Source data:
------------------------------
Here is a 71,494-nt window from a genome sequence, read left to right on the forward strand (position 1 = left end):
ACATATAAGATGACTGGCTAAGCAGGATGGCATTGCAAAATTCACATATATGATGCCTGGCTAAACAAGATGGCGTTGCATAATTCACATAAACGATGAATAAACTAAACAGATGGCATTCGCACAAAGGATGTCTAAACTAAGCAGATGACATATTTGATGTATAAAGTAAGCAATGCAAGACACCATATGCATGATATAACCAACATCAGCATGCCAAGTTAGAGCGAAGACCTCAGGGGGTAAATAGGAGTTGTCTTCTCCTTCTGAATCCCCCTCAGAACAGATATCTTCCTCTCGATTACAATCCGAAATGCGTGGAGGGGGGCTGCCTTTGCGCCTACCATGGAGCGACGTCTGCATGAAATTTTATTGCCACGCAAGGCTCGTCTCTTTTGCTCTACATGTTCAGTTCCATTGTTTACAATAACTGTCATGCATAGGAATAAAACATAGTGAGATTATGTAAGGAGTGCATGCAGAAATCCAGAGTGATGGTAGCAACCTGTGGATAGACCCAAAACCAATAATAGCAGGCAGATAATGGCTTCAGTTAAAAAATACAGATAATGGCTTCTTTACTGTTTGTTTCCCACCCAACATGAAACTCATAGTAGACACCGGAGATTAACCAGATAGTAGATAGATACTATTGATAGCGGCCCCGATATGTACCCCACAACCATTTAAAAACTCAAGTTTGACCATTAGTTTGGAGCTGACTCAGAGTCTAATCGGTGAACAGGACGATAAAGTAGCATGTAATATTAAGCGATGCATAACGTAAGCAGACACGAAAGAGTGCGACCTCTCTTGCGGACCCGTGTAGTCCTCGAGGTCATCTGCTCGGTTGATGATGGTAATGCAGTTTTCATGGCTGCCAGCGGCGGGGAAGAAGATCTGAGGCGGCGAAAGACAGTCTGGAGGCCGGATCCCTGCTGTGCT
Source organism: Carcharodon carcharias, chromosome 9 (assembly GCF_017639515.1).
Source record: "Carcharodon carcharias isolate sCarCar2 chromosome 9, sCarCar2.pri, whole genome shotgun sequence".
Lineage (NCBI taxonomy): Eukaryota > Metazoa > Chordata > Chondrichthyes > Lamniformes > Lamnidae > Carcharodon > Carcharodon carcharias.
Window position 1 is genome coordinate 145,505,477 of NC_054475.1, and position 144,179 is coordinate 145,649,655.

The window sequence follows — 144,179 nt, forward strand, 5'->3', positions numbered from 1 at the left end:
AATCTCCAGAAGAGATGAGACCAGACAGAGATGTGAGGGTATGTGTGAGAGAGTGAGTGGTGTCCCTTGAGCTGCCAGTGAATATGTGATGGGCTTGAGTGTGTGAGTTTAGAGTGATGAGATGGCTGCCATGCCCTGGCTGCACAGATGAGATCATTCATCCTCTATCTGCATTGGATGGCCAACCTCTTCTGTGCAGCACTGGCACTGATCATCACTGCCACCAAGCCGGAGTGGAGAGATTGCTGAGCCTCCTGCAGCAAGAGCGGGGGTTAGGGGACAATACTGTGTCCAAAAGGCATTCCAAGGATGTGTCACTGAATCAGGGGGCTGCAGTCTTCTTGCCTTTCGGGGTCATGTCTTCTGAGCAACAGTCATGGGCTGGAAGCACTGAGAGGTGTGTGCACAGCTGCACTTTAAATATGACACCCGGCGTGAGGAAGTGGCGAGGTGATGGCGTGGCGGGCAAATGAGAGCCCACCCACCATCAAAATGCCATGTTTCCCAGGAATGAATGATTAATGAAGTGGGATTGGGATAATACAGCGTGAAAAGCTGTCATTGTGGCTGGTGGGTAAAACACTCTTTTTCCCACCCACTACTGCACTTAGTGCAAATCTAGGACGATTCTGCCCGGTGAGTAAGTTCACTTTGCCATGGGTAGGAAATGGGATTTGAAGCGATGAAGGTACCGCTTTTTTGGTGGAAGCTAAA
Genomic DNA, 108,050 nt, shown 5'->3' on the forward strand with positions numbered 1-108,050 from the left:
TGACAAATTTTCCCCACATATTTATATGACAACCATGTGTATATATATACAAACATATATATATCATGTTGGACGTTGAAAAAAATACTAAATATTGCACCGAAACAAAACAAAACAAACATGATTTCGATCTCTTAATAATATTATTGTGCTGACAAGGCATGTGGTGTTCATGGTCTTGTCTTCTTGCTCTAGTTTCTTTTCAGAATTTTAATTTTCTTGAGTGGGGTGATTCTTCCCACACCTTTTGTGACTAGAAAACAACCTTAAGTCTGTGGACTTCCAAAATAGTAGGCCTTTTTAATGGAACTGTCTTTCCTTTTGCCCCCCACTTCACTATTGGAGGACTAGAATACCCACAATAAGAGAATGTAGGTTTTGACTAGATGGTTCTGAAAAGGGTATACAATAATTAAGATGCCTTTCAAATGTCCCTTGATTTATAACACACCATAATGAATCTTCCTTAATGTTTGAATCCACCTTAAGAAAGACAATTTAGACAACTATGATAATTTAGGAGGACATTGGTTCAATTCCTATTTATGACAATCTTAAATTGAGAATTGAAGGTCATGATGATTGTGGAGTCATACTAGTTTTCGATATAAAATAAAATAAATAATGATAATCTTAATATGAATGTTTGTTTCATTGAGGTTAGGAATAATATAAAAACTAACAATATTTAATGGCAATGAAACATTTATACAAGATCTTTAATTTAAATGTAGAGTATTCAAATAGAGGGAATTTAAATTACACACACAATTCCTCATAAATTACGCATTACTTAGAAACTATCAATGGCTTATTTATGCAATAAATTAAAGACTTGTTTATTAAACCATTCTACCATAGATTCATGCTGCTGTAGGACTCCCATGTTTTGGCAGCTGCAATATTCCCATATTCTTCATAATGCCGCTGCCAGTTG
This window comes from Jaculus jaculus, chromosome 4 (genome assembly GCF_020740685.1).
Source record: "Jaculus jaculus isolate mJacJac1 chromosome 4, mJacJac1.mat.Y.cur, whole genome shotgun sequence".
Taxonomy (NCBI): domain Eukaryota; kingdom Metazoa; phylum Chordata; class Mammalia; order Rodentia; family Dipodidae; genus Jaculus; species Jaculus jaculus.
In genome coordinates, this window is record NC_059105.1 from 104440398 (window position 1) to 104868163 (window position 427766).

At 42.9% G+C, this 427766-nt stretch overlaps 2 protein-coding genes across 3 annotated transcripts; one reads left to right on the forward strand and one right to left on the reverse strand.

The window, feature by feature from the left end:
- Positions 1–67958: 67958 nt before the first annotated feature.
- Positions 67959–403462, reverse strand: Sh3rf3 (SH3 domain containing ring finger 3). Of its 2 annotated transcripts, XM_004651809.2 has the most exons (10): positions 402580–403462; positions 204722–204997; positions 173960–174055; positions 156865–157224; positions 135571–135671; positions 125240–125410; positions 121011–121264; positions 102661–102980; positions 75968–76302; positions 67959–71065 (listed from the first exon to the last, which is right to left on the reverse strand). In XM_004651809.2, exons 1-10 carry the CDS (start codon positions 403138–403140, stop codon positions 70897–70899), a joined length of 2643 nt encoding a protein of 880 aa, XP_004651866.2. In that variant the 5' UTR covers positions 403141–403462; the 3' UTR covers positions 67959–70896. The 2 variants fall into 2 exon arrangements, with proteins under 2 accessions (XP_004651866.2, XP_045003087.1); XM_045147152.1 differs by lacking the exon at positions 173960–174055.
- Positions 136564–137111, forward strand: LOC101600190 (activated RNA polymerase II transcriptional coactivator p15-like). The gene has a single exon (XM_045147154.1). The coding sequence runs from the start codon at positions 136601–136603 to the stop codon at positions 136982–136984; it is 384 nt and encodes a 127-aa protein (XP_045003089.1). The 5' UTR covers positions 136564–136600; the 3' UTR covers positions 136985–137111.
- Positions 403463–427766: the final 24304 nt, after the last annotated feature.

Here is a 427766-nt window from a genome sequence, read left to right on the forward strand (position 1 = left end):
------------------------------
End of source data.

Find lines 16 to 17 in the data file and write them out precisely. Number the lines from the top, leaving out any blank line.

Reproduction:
The window, feature by feature from the left end:
- Positions 1–67958: 67958 nt before the first annotated feature.